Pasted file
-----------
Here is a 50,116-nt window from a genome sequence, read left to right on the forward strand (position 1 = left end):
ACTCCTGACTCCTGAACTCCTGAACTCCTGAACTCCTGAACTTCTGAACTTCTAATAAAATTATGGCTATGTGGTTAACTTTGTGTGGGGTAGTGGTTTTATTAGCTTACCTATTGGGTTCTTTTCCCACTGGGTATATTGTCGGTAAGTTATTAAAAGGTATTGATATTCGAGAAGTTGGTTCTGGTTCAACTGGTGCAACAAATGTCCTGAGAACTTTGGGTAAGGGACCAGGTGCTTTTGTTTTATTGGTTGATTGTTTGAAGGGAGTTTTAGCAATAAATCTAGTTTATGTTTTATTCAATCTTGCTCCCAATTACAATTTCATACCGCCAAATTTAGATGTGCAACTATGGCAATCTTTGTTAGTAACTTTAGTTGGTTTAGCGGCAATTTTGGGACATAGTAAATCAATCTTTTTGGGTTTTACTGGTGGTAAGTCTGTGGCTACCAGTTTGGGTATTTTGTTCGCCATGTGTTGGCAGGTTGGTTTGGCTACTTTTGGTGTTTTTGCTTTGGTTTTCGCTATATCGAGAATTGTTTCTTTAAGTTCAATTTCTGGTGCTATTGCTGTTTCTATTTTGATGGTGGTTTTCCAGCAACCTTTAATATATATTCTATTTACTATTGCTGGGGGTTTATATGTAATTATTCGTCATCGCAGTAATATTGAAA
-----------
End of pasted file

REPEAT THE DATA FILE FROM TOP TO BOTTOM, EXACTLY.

Here is a 50,116-nt window from a genome sequence, read left to right on the forward strand (position 1 = left end):
ACTCCTGACTCCTGAACTCCTGAACTCCTGAACTCCTGAACTTCTGAACTTCTAATAAAATTATGGCTATGTGGTTAACTTTGTGTGGGGTAGTGGTTTTATTAGCTTACCTATTGGGTTCTTTTCCCACTGGGTATATTGTCGGTAAGTTATTAAAAGGTATTGATATTCGAGAAGTTGGTTCTGGTTCAACTGGTGCAACAAATGTCCTGAGAACTTTGGGTAAGGGACCAGGTGCTTTTGTTTTATTGGTTGATTGTTTGAAGGGAGTTTTAGCAATAAATCTAGTTTATGTTTTATTCAATCTTGCTCCCAATTACAATTTCATACCGCCAAATTTAGATGTGCAACTATGGCAATCTTTGTTAGTAACTTTAGTTGGTTTAGCGGCAATTTTGGGACATAGTAAATCAATCTTTTTGGGTTTTACTGGTGGTAAGTCTGTGGCTACCAGTTTGGGTATTTTGTTCGCCATGTGTTGGCAGGTTGGTTTGGCTACTTTTGGTGTTTTTGCTTTGGTTTTCGCTATATCGAGAATTGTTTCTTTAAGTTCAATTTCTGGTGCTATTGCTGTTTCTATTTTGATGGTGGTTTTCCAGCAACCTTTAATATATATTCTATTTACTATTGCTGGGGGTTTATATGTAATTATTCGTCATCGCAGTAATATTGAAA